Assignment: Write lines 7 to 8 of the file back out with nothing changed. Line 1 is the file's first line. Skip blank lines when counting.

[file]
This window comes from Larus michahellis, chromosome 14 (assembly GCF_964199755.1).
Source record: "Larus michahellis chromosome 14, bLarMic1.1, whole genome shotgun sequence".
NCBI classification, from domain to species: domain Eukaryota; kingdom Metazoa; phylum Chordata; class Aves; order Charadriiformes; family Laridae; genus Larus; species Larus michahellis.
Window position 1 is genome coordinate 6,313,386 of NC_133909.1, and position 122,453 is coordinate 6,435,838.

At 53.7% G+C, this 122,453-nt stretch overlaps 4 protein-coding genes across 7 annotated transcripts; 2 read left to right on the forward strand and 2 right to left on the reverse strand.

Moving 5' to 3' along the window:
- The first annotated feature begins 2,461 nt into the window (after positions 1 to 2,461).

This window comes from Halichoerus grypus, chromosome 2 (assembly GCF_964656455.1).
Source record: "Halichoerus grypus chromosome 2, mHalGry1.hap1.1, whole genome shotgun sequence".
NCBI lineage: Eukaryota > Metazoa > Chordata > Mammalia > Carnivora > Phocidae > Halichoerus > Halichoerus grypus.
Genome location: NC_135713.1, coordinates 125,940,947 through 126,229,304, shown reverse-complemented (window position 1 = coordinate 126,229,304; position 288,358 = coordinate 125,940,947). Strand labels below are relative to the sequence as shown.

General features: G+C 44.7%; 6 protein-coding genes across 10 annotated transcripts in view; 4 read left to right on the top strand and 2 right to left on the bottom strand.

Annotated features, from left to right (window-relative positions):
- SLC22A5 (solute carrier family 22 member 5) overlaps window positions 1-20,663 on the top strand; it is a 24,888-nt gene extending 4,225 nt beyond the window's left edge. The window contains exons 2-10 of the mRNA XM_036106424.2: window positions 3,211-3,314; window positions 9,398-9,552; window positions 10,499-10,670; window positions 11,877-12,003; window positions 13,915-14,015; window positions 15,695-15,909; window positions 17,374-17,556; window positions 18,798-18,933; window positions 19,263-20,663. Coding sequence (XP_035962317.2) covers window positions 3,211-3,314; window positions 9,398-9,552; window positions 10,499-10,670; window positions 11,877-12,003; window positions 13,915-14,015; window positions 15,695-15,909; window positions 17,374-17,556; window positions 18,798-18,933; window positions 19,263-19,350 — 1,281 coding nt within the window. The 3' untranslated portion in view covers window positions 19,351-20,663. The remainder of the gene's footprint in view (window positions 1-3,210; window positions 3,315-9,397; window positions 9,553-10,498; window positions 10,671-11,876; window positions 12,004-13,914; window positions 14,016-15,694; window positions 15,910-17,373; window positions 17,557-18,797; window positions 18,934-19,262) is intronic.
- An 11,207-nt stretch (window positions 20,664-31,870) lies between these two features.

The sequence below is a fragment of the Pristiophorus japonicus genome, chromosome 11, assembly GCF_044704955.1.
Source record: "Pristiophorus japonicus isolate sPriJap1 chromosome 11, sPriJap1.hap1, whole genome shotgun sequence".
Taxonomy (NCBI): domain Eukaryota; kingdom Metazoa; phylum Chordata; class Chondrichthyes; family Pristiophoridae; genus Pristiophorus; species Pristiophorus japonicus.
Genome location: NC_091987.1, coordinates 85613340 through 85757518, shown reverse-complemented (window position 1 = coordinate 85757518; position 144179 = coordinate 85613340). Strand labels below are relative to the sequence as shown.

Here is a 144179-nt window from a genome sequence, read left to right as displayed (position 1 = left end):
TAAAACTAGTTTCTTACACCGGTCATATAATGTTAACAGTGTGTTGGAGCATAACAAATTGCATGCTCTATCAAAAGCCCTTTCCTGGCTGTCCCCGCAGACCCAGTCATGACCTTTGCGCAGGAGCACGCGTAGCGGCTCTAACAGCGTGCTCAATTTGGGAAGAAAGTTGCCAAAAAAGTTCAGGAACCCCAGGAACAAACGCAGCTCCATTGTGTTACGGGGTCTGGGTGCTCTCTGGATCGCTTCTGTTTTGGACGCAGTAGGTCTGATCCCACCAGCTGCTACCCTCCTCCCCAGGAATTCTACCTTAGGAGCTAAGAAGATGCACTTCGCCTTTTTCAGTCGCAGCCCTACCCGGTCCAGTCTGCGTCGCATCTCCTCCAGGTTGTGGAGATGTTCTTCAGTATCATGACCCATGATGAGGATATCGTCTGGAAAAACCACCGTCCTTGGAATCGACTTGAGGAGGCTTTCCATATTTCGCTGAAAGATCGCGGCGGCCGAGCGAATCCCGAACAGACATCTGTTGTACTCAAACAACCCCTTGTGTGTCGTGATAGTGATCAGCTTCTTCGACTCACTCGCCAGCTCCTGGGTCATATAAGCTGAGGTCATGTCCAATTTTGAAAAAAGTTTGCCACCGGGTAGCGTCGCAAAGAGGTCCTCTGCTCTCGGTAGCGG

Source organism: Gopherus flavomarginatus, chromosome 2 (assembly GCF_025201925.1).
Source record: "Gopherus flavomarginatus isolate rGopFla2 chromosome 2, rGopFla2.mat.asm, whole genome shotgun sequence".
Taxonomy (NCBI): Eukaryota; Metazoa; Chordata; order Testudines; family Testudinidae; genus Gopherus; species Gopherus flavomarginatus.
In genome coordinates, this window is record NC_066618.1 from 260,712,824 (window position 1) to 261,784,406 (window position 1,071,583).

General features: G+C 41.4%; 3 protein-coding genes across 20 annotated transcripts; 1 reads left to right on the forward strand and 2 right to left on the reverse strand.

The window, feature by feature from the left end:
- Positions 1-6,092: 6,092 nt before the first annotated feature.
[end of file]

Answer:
- The first annotated feature begins 2,461 nt into the window (after positions 1 to 2,461).

This window comes from Halichoerus grypus, chromosome 2 (assembly GCF_964656455.1).